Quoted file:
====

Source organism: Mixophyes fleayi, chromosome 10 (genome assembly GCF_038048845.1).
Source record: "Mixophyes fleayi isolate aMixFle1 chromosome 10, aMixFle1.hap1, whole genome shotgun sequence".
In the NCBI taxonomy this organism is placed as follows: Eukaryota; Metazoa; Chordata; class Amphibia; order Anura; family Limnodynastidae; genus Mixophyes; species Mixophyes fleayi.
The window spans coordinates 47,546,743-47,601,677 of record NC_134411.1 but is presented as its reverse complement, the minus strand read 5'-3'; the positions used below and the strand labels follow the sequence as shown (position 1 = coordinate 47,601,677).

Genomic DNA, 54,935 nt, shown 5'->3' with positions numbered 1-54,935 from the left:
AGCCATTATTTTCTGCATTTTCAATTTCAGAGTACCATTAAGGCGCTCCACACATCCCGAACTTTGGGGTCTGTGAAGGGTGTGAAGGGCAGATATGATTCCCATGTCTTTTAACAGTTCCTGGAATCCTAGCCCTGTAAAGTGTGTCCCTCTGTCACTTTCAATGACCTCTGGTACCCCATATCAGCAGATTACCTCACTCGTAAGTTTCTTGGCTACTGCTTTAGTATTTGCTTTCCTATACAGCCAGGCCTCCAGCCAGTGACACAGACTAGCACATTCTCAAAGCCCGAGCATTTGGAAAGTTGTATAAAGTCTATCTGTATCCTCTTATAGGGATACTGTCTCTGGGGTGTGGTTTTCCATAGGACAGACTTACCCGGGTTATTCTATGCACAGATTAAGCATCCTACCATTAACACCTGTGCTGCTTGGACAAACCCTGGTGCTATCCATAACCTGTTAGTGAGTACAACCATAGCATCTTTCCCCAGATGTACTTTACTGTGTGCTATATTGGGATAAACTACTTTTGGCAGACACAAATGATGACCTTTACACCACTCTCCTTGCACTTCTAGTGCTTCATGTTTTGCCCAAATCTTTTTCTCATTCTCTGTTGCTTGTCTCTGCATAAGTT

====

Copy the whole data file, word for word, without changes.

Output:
Source organism: Mixophyes fleayi, chromosome 10 (genome assembly GCF_038048845.1).
Source record: "Mixophyes fleayi isolate aMixFle1 chromosome 10, aMixFle1.hap1, whole genome shotgun sequence".
In the NCBI taxonomy this organism is placed as follows: Eukaryota; Metazoa; Chordata; class Amphibia; order Anura; family Limnodynastidae; genus Mixophyes; species Mixophyes fleayi.
The window spans coordinates 47,546,743-47,601,677 of record NC_134411.1 but is presented as its reverse complement, the minus strand read 5'-3'; the positions used below and the strand labels follow the sequence as shown (position 1 = coordinate 47,601,677).

Genomic DNA, 54,935 nt, shown 5'->3' with positions numbered 1-54,935 from the left:
AGCCATTATTTTCTGCATTTTCAATTTCAGAGTACCATTAAGGCGCTCCACACATCCCGAACTTTGGGGTCTGTGAAGGGTGTGAAGGGCAGATATGATTCCCATGTCTTTTAACAGTTCCTGGAATCCTAGCCCTGTAAAGTGTGTCCCTCTGTCACTTTCAATGACCTCTGGTACCCCATATCAGCAGATTACCTCACTCGTAAGTTTCTTGGCTACTGCTTTAGTATTTGCTTTCCTATACAGCCAGGCCTCCAGCCAGTGACACAGACTAGCACATTCTCAAAGCCCGAGCATTTGGAAAGTTGTATAAAGTCTATCTGTATCCTCTTATAGGGATACTGTCTCTGGGGTGTGGTTTTCCATAGGACAGACTTACCCGGGTTATTCTATGCACAGATTAAGCATCCTACCATTAACACCTGTGCTGCTTGGACAAACCCTGGTGCTATCCATAACCTGTTAGTGAGTACAACCATAGCATCTTTCCCCAGATGTACTTTACTGTGTGCTATATTGGGATAAACTACTTTTGGCAGACACAAATGATGACCTTTACACCACTCTCCTTGCACTTCTAGTGCTTCATGTTTTGCCCAAATCTTTTTCTCATTCTCTGTTGCTTGTCTCTGCATAAGTT